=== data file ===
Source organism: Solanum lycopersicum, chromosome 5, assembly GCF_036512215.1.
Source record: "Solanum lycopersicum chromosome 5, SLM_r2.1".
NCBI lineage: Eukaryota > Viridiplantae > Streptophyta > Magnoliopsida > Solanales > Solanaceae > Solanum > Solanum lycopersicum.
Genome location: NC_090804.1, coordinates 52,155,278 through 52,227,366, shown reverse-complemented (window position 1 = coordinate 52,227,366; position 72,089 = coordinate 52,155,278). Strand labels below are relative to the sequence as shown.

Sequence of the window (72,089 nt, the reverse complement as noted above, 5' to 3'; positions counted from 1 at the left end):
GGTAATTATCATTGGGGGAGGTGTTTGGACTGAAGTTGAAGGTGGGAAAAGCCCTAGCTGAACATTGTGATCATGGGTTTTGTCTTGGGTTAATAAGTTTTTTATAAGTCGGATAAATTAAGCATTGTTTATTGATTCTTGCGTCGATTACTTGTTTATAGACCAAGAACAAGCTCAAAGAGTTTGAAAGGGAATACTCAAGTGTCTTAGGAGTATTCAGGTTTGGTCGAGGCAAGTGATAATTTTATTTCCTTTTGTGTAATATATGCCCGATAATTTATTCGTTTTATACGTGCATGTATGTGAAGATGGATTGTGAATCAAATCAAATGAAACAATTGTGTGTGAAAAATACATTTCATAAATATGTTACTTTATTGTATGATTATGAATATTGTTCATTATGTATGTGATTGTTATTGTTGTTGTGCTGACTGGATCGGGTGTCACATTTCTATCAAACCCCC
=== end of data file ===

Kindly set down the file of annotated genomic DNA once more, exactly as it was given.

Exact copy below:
Source organism: Solanum lycopersicum, chromosome 5, assembly GCF_036512215.1.
Source record: "Solanum lycopersicum chromosome 5, SLM_r2.1".
NCBI lineage: Eukaryota > Viridiplantae > Streptophyta > Magnoliopsida > Solanales > Solanaceae > Solanum > Solanum lycopersicum.
Genome location: NC_090804.1, coordinates 52,155,278 through 52,227,366, shown reverse-complemented (window position 1 = coordinate 52,227,366; position 72,089 = coordinate 52,155,278). Strand labels below are relative to the sequence as shown.

Sequence of the window (72,089 nt, the reverse complement as noted above, 5' to 3'; positions counted from 1 at the left end):
GGTAATTATCATTGGGGGAGGTGTTTGGACTGAAGTTGAAGGTGGGAAAAGCCCTAGCTGAACATTGTGATCATGGGTTTTGTCTTGGGTTAATAAGTTTTTTATAAGTCGGATAAATTAAGCATTGTTTATTGATTCTTGCGTCGATTACTTGTTTATAGACCAAGAACAAGCTCAAAGAGTTTGAAAGGGAATACTCAAGTGTCTTAGGAGTATTCAGGTTTGGTCGAGGCAAGTGATAATTTTATTTCCTTTTGTGTAATATATGCCCGATAATTTATTCGTTTTATACGTGCATGTATGTGAAGATGGATTGTGAATCAAATCAAATGAAACAATTGTGTGTGAAAAATACATTTCATAAATATGTTACTTTATTGTATGATTATGAATATTGTTCATTATGTATGTGATTGTTATTGTTGTTGTGCTGACTGGATCGGGTGTCACATTTCTATCAAACCCCC